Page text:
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Tech Book Face Off: Refactoring Vs. Refactoring to Patterns

I've read a number of books that talk about and encourage refactoring—the practice of modifying code to make it cleaner and clearer without changing its function—but I've never read a book about refactoring until now. I decided to flesh out my knowledge of various refactoring techniques with Martin Fowler's classic Refactoring: Improving the Design of Existing Code, and because refactoring is often used to convert existing code into various software design patterns, I paired it with Joshua Kerievsky's Refactoring to Patterns. I normally read two related books on a subject to cover the subject in more detail and from different perspectives, and in this case the two books turned out to be intimately related, with Refactoring to Patterns building on and referencing Refactoring extensively. Here is an in-depth review of these two books.

Refactoring: Improving the Design of Existing Code front coverVS.Refactoring to Patterns front cover


Martin Fowler decided to write this book because at the time many books were being written about the new agile design movement, refactoring was an integral part of programming in agile design methodology, and he felt that no one else was going to write about the details of refactoring. The result is this clear and thorough book describing 68 low-level refactorings and 4 higher-level refactorings.

Before getting into the nuts and bolts, he spent a few chapters introducing refactoring, discussing when and why you would refactor, and how to identify code that could benefit from refactoring with a list of "code smells" that reek of bad code. These introductory chapters were an excellent condensed treatment of most of the agile principles found in other agile books, and Fowler had some well-reasoned arguments for his recommendations.

His advice includes such things as minimizing published interfaces within a team because interfaces create friction to code changes; starting with the simplest design if there is a clear path to refactoring to other designs; analyzing programs before optimizing for performance because the wasted time is not where you think it is; and concentrating tests where the most risk of defects are because comprehensive testing has diminishing returns. He also has a lot to say about flexibility in design, and starts the discussion by cautioning against making designs too flexible too early:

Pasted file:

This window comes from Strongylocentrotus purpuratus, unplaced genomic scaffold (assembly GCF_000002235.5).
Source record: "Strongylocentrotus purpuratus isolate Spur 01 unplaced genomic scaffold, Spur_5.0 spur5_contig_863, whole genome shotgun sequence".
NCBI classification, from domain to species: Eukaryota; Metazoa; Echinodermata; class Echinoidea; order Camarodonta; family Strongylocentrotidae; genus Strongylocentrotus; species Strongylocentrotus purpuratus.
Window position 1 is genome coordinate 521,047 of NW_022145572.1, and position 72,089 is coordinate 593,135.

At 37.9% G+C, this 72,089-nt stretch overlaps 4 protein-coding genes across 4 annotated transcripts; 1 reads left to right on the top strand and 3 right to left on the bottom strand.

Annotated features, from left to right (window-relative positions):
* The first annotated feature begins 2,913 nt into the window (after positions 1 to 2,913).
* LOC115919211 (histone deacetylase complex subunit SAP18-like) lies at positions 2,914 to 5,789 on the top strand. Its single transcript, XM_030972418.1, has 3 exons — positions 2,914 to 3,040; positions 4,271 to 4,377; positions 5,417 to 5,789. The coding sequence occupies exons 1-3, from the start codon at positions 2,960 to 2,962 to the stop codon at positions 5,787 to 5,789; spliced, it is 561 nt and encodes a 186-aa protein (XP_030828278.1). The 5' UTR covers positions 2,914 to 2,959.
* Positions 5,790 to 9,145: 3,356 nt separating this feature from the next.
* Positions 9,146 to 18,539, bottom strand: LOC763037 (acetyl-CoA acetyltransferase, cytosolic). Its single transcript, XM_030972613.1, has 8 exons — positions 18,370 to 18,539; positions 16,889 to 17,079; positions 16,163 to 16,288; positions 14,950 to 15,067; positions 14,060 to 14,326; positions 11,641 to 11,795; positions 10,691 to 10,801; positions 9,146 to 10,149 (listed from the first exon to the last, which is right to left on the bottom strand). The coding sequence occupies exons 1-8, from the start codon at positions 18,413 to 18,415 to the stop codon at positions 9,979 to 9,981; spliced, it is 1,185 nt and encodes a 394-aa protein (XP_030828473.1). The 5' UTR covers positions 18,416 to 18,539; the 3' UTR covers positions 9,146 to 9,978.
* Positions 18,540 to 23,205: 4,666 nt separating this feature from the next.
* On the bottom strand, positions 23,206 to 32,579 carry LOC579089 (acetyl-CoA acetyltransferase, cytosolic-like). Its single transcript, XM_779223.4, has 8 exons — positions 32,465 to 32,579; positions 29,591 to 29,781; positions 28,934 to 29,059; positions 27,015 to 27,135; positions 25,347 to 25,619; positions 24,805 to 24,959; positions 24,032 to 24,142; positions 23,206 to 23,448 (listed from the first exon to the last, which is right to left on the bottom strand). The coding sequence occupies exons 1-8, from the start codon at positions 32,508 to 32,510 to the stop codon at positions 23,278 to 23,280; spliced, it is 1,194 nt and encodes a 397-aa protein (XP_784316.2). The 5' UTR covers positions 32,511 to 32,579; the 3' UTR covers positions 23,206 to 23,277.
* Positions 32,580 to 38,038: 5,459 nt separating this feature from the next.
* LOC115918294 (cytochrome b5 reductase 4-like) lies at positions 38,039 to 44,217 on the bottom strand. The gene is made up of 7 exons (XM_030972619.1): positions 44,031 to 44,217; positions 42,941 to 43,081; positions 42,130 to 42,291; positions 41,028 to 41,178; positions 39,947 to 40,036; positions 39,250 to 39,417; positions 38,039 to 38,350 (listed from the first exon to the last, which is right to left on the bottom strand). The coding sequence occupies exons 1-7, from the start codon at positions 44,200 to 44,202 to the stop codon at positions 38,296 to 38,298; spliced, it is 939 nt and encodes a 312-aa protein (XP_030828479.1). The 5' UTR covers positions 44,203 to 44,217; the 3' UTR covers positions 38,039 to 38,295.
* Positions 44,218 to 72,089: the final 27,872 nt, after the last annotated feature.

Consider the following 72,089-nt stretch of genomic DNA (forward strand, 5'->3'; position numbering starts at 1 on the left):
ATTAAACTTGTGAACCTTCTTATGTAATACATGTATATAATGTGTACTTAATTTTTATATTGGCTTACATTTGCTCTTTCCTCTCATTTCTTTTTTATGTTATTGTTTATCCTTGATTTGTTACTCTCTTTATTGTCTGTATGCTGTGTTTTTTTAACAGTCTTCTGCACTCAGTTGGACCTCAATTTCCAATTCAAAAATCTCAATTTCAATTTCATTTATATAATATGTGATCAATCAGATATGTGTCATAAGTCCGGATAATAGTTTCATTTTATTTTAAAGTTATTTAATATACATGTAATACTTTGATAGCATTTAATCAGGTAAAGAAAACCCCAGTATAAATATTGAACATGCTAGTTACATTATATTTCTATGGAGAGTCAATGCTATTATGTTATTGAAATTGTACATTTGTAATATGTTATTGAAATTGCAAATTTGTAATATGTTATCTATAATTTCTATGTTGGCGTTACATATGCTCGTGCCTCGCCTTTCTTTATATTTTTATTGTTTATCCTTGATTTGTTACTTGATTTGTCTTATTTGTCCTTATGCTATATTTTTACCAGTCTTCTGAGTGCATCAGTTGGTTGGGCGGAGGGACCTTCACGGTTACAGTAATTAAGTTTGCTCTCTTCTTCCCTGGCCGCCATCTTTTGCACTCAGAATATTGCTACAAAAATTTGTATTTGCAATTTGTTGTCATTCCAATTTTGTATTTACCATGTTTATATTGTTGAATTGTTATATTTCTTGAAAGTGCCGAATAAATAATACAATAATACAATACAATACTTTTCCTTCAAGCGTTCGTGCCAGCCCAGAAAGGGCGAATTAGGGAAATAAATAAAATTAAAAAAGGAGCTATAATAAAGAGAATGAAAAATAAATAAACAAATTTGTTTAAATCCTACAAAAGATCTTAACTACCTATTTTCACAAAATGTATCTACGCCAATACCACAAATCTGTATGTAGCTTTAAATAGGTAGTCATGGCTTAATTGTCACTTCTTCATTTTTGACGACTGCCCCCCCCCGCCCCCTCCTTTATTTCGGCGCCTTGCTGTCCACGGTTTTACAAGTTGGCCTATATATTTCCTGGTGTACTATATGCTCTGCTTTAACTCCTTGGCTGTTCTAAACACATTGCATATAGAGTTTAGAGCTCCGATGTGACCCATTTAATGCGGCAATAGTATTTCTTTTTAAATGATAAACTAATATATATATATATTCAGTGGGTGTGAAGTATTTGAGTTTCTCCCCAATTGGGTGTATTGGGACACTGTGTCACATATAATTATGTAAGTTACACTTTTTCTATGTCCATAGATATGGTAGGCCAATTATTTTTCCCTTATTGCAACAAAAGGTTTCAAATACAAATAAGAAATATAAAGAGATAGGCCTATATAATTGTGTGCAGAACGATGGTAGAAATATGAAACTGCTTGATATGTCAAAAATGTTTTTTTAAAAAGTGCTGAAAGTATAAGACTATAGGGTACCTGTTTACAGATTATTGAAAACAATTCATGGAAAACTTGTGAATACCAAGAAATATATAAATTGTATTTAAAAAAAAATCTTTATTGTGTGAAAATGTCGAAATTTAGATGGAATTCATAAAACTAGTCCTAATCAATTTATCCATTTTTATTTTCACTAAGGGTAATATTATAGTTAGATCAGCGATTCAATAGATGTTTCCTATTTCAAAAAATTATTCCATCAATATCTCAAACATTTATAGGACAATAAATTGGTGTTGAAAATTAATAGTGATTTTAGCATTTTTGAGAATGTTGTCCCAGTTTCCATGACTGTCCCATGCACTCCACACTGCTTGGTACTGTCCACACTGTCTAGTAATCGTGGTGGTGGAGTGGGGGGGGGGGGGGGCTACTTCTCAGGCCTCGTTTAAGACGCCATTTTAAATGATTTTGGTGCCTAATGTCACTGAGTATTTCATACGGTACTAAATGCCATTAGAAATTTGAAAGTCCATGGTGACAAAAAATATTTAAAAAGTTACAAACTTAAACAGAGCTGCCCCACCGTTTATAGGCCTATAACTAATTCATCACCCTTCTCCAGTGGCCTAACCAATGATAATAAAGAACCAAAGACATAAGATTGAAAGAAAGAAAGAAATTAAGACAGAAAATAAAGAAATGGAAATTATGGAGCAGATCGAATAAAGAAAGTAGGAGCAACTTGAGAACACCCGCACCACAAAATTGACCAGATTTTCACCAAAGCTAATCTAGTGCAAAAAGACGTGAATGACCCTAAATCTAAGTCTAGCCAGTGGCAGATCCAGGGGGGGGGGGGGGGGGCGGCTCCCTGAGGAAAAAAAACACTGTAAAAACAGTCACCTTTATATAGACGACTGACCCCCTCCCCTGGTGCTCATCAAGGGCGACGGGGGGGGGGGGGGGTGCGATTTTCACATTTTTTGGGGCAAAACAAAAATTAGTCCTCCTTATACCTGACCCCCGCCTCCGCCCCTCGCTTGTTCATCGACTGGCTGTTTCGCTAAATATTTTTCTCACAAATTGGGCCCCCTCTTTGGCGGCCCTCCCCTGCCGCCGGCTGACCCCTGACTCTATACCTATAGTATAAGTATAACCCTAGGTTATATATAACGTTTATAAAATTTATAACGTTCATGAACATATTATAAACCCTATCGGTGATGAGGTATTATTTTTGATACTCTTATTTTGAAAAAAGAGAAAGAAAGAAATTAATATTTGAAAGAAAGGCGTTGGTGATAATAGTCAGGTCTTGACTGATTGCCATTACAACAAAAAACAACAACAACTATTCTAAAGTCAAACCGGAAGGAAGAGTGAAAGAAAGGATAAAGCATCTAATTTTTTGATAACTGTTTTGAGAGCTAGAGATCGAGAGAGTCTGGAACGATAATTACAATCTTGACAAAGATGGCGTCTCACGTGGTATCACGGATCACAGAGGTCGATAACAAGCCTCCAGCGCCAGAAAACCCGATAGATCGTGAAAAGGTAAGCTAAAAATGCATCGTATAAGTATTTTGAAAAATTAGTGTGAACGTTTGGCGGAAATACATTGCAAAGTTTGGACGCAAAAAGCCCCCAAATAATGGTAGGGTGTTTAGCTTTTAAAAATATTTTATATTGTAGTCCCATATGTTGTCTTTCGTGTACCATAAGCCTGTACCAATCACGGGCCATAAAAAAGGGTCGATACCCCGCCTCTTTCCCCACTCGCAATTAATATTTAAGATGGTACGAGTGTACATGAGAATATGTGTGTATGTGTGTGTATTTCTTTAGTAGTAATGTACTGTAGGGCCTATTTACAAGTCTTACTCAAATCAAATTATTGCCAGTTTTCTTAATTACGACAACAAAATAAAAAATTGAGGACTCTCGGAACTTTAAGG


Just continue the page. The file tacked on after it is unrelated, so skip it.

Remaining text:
Building flexibility in all these places makes the overall system a lot more complex and expensive to maintain. The big frustration, of course, is that all this flexibility is not needed. Some of it is, but it’s impossible to predict which pieces those are. To gain flexibility, you are forced to put in a lot more flexibility than you actually need.
He proposes that refactoring provides a better path that becomes a productive habit, and sums up KISS and YAGNI in two brief sentences:
Refactoring can lead to simpler designs without sacrificing flexibility. This makes the design process easier and less stressful. Once you have a broad sense of things that refactor easily, you don’t even think of the flexible solutions. You have the confidence to refactor if the time comes. You build the simplest thing that can possibly work. As for the flexible, complex design, most of the time you aren’t going to need it.
Later he brings it all together by explaining how refactoring can actually make the design process more flexible, even if the code initially seems less flexible:
As refactoring becomes less expensive, design mistakes become less costly. Because it is less expensive to fix design mistakes, less design needs to be done up front. Upfront design is a predictive activity because the requirements will be incomplete. Because the code is not available, the correct way to design to simplify the code is not obvious.